Yes, but these are direct clones of boardgames (not only card games, could be Ticket to Ride, Kingdoms, Race for the Galaxy). Basicly all boardgames can be converted to computer games as turn based strategies... But... I'm not really sure if fully counts. I mean, these were designed primarily as boardgames and as computer games these are inheritably inferior. Or maybe is it that only clones of boardgames are the ones that do not involve moving units on a map to kill others? Is it truly that there are no computer only examples?

 

Which is kind of weird since boardgames proved that such mechanics can work and be fun, so why lack of these in computer games?


Europe1300.eu - Historical Realistic Medieval Sim (RELEASED!)


#4 jbadams   Senior Staff   -  Reputation: 19042

Like
0Likes
Like

Posted 24 December 2012 - 04:25 PM

Absolutely, and I'm sure there must be some examples, but I'm drawing a blank.

 

Perhaps it would be useful to more clearly define strategy, given you're using it in a broader sense than usual, as I think combat -- even if in an abstract form like Chess or Checkers -- is probably the most natural way of expressing it.  I think we could probably include anything that involves managing resources and planning ahead.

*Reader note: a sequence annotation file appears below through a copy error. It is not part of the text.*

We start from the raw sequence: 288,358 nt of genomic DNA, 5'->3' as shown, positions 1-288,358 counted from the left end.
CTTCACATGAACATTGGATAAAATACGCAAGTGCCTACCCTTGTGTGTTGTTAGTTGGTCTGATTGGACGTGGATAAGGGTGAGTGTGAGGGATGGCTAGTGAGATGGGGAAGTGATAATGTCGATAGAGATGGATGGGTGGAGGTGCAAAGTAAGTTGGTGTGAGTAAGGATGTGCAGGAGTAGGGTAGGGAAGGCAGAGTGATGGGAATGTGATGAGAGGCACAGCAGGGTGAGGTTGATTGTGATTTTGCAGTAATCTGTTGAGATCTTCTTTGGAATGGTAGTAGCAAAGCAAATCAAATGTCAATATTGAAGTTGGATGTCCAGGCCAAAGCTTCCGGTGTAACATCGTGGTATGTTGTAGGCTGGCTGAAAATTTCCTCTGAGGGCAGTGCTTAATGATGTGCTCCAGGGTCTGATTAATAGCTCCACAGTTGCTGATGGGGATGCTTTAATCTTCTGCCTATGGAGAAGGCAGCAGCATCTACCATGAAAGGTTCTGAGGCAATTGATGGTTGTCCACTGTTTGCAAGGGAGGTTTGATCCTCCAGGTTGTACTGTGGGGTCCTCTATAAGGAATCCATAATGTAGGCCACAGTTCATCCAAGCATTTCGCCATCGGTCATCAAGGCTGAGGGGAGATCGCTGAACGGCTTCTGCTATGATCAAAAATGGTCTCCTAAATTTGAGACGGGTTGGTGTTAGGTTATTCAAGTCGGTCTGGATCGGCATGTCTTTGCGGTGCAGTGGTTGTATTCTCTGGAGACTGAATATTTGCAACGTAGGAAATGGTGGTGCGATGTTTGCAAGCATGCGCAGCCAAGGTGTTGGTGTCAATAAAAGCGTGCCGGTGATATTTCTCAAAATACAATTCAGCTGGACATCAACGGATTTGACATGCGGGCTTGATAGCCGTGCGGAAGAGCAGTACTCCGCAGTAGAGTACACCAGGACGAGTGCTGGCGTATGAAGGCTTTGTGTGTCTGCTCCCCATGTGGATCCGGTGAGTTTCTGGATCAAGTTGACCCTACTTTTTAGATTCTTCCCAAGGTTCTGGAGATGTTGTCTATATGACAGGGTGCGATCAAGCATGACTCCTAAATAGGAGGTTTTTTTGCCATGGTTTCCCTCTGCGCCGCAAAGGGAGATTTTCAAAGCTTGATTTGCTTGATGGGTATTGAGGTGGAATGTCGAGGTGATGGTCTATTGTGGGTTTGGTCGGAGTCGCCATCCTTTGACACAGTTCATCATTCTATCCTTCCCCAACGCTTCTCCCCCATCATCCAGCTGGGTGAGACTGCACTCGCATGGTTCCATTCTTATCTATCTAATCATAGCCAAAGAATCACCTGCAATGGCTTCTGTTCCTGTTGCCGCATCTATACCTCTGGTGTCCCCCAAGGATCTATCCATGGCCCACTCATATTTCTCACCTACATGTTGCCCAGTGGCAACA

#5 Anastas   Members   -  Reputation: 247

Like
1Likes
Like

Posted 24 December 2012 - 07:02 PM

I can't think of any existing examples, but I can think of a few ways to do this.

Something that immediately came to my mind was how in The Last Story, you see all your opponents before you begin fighting, giving you time to plan out your attack. However, it doesn't quite fit the criteria as it's an action game, not turn-based. But a similar design could be implemented into turn-based combat. I think the main key to get rid of unit placing is to focus the action, to strategize the actions of a party instead of troops.

You could take the standard format of turn-based RPG and do away with the aspect of grinding so that the player must adapt their strategy instead of leveling up to a point where they can just bash their opponents into submission. Instead of each character and enemy getting their own turn, they could each act as groups, allowing you to control the order in which your players attack.

Final Fantasy X let you see how your moves would affect who's turn it is in battle. Something like that in a game more designed around strategy would be pretty sweet.